Google

Google To Propose QUIC As IETF Standard 48

Posted by timothy
from the ok-now-do-it-this-way dept.
As reported by TechCrunch, "Google says it plans to propose HTTP2-over-QUIC to the IETF as a new Internet standard in the future," having disclosed a few days ago that about half of the traffic from Chrome browsers is using QUIC already. From the article: The name "QUIC" stands for Quick UDP Internet Connection. UDP's (and QUIC's) counterpart in the protocol world is basically TCP (which in combination with the Internet Protocol (IP) makes up the core communication language of the Internet). UDP is significantly more lightweight than TCP, but in return, it features far fewer error correction services than TCP. ... That's why UDP is great for gaming services. For these services, you want low overhead to reduce latency and if the server didn't receive your latest mouse movement, there's no need to spend a second or two to fix that because the action has already moved on. You wouldn't want to use it to request a website, though, because you couldn't guarantee that all the data would make it. With QUIC, Google aims to combine some of the best features of UDP and TCP with modern security tools.

Comment: Re:in my opinion this guy is like Jenny McCarthy (Score 1) 298

by PopeRatzo (#49502945) Attached to: Columbia University Doctors Ask For Dr. Mehmet Oz's Dismissal

Would you be behind a movement to label all foods that contain "Chemicals" with a label that says "Contains Chemicals"?

No, "contains chemicals" doesn't tell me what's in the food.

You may not realize this, but there's already a law that requires food to be labeled for the chemicals that are in it. It's been in place for decades, and somehow, the world hasn't ended and the food companies are still making food and people are still eating.

Have you looked at a package of potato chips recently? Do you think the words "BUTYLATED HYDROXYANISOLE" on the label just got there by magic? Do you think consumers have a right to know that PARTIALLY HYDROGENATED VEGETABLE OIL is in the food they eat? People know that shit is bad for you, but they still eat potato chips. So what exactly is the harm in people knowing whether or not that styrofoam package contains corn that is from a genetically modified organism? What are you so afraid of?

Comment: Re:Copyrighting History (Score 1) 163

by PopeRatzo (#49502681) Attached to: Joseph Goebbels' Estate Sues Publisher Over Diary Excerpt Royalties

Brother, that's the truth.

Even worse, is that we have works that have been in the public domain, sometimes for decades, and all of a sudden are protected under copyright again. It's a total scam and it's absolutely doing damage to future generations and to culture generally.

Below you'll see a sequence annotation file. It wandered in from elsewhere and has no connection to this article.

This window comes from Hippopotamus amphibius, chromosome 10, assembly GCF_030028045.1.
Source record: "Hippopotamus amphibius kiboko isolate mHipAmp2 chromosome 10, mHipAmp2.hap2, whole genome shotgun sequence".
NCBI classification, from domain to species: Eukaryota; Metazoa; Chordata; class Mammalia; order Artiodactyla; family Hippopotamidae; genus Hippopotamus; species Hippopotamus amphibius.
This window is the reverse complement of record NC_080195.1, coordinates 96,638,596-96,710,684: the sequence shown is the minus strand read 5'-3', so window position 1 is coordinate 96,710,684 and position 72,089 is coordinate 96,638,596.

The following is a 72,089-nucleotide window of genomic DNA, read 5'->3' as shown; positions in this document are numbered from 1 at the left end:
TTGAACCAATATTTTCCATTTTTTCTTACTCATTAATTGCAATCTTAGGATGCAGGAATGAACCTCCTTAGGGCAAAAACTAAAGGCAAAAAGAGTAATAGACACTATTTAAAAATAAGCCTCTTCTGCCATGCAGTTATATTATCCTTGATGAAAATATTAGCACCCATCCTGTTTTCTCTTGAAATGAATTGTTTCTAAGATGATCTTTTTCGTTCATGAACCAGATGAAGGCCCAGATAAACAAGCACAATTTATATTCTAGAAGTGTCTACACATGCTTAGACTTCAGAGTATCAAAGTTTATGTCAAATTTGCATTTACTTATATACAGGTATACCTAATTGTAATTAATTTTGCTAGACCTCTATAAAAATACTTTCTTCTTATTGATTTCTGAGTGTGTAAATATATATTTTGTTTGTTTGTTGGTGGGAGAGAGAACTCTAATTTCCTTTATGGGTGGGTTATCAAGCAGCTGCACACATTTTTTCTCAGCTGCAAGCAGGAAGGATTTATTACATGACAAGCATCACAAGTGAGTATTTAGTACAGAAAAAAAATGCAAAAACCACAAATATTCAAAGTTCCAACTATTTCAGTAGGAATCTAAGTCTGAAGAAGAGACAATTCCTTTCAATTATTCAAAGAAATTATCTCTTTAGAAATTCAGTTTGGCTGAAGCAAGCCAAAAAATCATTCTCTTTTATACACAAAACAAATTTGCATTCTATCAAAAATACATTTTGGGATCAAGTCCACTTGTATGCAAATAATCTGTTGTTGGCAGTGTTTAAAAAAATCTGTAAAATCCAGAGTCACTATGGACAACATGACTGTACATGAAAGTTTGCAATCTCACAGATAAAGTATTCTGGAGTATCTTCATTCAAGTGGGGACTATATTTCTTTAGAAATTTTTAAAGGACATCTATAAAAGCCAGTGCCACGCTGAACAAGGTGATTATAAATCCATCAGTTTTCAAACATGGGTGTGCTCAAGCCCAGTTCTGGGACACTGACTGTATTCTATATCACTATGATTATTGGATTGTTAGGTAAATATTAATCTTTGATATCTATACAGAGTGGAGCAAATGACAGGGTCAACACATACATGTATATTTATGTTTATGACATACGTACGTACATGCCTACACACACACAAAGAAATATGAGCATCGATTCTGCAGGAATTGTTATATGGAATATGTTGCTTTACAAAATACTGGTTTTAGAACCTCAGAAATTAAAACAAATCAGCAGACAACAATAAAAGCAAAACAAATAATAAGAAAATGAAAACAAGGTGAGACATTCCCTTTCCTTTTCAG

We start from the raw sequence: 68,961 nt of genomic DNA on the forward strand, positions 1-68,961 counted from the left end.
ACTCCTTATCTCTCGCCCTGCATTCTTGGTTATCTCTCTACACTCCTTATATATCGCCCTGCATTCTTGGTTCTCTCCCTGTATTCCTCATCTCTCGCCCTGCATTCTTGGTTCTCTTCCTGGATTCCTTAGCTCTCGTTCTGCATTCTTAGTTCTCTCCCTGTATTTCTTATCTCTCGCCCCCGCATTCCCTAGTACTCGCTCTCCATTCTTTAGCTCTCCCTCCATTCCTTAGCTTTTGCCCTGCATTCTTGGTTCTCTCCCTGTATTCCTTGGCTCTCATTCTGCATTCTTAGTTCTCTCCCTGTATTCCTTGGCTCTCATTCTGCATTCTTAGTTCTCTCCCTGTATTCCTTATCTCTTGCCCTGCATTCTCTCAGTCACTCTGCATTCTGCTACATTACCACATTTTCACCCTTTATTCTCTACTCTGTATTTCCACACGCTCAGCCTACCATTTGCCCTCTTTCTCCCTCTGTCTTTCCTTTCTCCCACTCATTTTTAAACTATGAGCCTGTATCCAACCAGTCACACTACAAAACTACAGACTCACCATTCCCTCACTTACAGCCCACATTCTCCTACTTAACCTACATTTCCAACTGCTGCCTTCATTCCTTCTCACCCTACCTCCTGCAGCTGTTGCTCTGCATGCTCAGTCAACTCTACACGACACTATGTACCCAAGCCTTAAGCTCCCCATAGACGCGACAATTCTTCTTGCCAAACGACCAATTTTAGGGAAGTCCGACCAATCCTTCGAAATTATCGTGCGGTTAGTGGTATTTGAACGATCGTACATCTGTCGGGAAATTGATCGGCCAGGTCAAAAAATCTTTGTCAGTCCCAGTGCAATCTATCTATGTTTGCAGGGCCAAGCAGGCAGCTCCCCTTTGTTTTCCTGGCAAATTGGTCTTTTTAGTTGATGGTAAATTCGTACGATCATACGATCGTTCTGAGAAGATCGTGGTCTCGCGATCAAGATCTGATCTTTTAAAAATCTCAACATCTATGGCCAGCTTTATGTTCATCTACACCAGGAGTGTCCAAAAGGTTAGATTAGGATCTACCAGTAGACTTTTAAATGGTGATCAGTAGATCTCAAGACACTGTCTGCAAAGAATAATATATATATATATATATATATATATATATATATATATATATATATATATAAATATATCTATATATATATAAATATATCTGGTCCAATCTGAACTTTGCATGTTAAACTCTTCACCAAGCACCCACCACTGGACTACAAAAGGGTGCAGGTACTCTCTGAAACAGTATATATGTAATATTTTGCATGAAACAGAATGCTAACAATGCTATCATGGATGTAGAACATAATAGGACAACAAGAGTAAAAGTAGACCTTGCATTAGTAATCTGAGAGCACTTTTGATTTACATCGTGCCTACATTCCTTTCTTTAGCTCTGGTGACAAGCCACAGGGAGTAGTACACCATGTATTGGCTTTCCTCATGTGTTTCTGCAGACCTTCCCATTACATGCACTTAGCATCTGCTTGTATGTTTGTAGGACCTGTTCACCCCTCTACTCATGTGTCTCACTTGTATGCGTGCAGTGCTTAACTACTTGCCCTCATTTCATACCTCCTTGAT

+ - Oklahoma says it will now use nitrogen gas as its backup method of execution->

Submitted by schwit1
schwit1 (797399) writes "Yesterday, Oklahoma governor Mary Fallin signed into law a bill that approves the use of nitrogen gas for executions in the state. The method, which would effectively asphyxiate death row inmates by forcing them to breathe pure nitrogen through a gas mask, is meant to be the primary alternative to lethal injection, the Washington Post reports.

Fallin and other supporters of the procedure say it's pain-free and effective, noting that the nitrogen would render inmates unconscious within ten seconds and kill them in minutes. It's also cheap: state representatives say the method only requires a nitrogen tank and a gas mask, but financial analysts say its impossible to give precise figures, the Post reports.

Oklahoma's primary execution method is still lethal injection, but the state's procedure is currently under review by the Supreme Court. Earlier this week, Tennessee suspended executions statewide following challenges to its own lethal injection protocol."

Link to Original Source

+ - FBI overstated forensic hair matches in nearly all trials before 2000->

Submitted by schwit1
schwit1 (797399) writes "The Justice Department and FBI have formally acknowledged that nearly every examiner in an elite FBI forensic unit gave flawed testimony in almost all trials in which they offered evidence against criminal defendants over more than a two-decade period before 2000.

Of 28 examiners with the FBI Laboratory's microscopic hair comparison unit, 26 overstated forensic matches in ways that favored prosecutors in more than 95 percent of the 268 trials reviewed so far, according to the National Association of Criminal Defense Lawyers (NACDL) and the Innocence Project, which are assisting the government with the country's largest post-conviction review of questioned forensic evidence.

The cases include those of 32 defendants sentenced to death. Of those, 14 have been executed or died in prison, the groups said under an agreement with the government to release results after the review of the first 200 convictions."

Link to Original Source